My Child Doesn't Pay Attention
By Dr. Michelle Alvarez, Consulting Educator
I have a 5-year-old daughter in kindergarten. She attended home daycare for about two years before kindergarten. Her teacher is having problems with her not listening or paying attention.
When the class is quiet she is up and about doing other things. Then she eventually comes together with the class. When the teacher spends one-on-one time with her, she is calmer and does what she needs to do. I must admit she is a very active child. She knows most things that the other children who attended preschool know, but she is still behind in some areas.
Could her problem be that she has to get used to a more structured environment or should we be concerned?
I think you are right on target. At this point it appears she needs to get used to a more structured environment and what is expected of her in a school setting.
Teachers have students who come to kindergarten from many different settings and are adept at creating learning environments that take these differences into account. It is encouraging that your daughter will join the class eventually. Looking for strategies to decrease the time it takes her to join the class might be a first step. You could create a reward system that targets behaviors you want to encourage at school and create a simple chart the teacher could fill out and send home every day.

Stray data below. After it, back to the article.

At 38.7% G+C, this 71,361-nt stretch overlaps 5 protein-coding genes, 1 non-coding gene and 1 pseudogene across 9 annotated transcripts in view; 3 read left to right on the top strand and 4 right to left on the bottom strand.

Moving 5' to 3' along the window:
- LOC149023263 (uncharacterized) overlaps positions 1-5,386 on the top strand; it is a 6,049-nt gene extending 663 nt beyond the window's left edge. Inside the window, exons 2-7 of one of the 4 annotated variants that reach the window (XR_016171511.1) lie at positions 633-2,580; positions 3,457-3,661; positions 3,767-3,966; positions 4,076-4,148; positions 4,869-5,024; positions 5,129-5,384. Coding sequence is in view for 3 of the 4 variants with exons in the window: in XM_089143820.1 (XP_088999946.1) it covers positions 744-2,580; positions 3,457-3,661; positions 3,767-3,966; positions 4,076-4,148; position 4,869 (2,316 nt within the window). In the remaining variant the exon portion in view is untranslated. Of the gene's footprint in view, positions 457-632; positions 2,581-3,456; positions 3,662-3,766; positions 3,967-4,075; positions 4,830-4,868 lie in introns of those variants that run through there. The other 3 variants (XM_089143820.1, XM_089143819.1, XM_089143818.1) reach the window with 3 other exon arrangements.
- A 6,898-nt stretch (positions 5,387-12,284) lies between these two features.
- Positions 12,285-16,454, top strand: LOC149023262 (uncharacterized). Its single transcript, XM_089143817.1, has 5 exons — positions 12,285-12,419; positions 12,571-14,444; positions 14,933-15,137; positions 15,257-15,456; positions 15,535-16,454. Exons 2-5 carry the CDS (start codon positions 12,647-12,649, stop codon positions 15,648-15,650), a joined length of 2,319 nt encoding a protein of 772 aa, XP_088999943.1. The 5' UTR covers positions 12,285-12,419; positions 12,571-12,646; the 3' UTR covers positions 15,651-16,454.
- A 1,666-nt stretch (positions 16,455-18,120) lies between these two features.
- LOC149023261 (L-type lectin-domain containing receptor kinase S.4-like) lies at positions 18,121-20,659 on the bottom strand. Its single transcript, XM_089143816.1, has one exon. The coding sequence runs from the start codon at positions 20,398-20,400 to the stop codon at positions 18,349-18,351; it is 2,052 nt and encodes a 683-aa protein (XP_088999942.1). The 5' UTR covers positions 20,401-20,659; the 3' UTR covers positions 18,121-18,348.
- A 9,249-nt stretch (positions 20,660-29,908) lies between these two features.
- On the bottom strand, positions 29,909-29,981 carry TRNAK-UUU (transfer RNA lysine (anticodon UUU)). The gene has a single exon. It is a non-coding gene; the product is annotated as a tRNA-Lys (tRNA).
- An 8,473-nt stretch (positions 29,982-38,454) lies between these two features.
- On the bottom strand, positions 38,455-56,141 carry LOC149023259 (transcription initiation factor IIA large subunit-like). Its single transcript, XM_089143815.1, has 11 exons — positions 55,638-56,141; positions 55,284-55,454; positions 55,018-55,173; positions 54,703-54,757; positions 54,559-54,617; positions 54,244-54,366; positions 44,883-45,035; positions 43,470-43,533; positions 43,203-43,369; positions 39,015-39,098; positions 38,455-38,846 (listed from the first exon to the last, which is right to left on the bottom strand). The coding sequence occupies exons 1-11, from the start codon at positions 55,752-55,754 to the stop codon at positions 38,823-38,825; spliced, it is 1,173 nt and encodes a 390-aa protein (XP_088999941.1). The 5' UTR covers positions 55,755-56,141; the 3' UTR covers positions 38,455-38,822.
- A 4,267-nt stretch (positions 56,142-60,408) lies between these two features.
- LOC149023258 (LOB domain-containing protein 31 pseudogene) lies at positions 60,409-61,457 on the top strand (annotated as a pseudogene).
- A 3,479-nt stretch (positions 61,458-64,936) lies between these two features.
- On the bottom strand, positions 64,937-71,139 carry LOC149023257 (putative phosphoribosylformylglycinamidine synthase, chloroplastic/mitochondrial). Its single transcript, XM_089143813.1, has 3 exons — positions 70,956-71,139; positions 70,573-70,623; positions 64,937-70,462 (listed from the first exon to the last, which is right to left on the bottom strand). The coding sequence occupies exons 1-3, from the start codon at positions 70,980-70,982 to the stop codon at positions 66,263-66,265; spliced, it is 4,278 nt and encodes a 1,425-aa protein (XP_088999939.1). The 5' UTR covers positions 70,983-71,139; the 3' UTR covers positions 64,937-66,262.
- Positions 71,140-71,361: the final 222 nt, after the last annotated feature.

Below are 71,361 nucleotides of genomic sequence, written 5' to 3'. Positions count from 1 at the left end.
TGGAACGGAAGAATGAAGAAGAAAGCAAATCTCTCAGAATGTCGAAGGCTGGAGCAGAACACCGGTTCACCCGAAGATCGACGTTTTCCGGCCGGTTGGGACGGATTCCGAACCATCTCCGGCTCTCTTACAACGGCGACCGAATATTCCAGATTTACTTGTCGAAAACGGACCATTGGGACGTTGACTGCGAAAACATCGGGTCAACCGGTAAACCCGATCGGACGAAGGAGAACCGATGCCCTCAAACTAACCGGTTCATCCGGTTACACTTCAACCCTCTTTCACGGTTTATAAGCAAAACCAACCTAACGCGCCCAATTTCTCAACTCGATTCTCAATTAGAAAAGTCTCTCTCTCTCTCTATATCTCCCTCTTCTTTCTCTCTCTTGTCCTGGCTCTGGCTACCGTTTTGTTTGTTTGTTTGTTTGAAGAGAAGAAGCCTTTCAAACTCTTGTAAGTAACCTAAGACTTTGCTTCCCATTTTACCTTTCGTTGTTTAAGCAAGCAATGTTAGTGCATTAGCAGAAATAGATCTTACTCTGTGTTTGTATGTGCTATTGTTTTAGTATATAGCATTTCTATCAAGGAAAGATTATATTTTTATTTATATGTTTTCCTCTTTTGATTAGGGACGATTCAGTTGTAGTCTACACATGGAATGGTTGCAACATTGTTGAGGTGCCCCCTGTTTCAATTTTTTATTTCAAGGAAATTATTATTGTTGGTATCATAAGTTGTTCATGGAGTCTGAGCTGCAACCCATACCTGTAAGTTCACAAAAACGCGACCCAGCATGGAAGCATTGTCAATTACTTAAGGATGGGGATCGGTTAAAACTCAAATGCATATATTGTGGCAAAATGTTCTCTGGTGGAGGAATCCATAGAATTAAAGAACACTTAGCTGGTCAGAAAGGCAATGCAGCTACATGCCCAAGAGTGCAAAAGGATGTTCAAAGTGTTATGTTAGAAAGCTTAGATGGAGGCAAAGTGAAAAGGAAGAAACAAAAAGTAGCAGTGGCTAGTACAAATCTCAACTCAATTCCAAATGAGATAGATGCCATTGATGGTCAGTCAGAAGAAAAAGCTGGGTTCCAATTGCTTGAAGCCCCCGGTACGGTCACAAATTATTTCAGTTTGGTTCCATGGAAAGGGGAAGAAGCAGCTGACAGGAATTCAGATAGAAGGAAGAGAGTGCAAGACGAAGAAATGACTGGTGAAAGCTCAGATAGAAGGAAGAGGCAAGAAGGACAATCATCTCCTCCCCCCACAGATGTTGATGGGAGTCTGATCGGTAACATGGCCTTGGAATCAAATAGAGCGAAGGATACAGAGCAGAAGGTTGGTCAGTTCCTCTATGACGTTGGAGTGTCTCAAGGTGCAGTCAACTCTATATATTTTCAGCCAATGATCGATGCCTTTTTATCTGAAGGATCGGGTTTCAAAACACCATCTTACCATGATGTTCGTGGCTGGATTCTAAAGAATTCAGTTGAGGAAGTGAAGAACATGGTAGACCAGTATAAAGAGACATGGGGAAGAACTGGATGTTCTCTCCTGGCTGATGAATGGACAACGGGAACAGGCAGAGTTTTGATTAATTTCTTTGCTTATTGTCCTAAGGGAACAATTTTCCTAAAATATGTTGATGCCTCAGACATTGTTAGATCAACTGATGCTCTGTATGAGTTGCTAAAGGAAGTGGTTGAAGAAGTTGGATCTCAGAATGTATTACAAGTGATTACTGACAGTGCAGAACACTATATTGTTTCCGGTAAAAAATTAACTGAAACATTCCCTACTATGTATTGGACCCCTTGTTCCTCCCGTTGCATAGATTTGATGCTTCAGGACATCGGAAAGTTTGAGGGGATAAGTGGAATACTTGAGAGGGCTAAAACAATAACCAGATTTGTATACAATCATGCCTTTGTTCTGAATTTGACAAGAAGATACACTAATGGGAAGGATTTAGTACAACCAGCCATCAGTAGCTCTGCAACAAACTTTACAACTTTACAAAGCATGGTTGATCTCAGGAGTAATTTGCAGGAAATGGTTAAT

Here is a behavior chart that would be age appropriate for your daughter. Once your daughter has earned an agreed-upon number of points, you can give her a reward that is an incentive for her to work on the goals. The rewards might be staying up 15 minutes later one night or helping you make something in the kitchen.
Academically, all children learn on different timetables. The teacher is prepared for this and will work to help each student learn. Unless the teacher is concerned about either behavior or academics, you do not need to worry at this point. Being active is very normal at this age. Encourage your daughter through the use of a behavior chart. If you continue to be concerned about her activity level, consult your pediatrician and ask for assistance in ruling out any medical issues that could be contributing factors.
Advice from our experts is not a substitute for professional diagnosis or treatment from a health-care provider or learning expert familiar with your unique situation. We recommend consulting a qualified professional if you have concerns about your child's condition.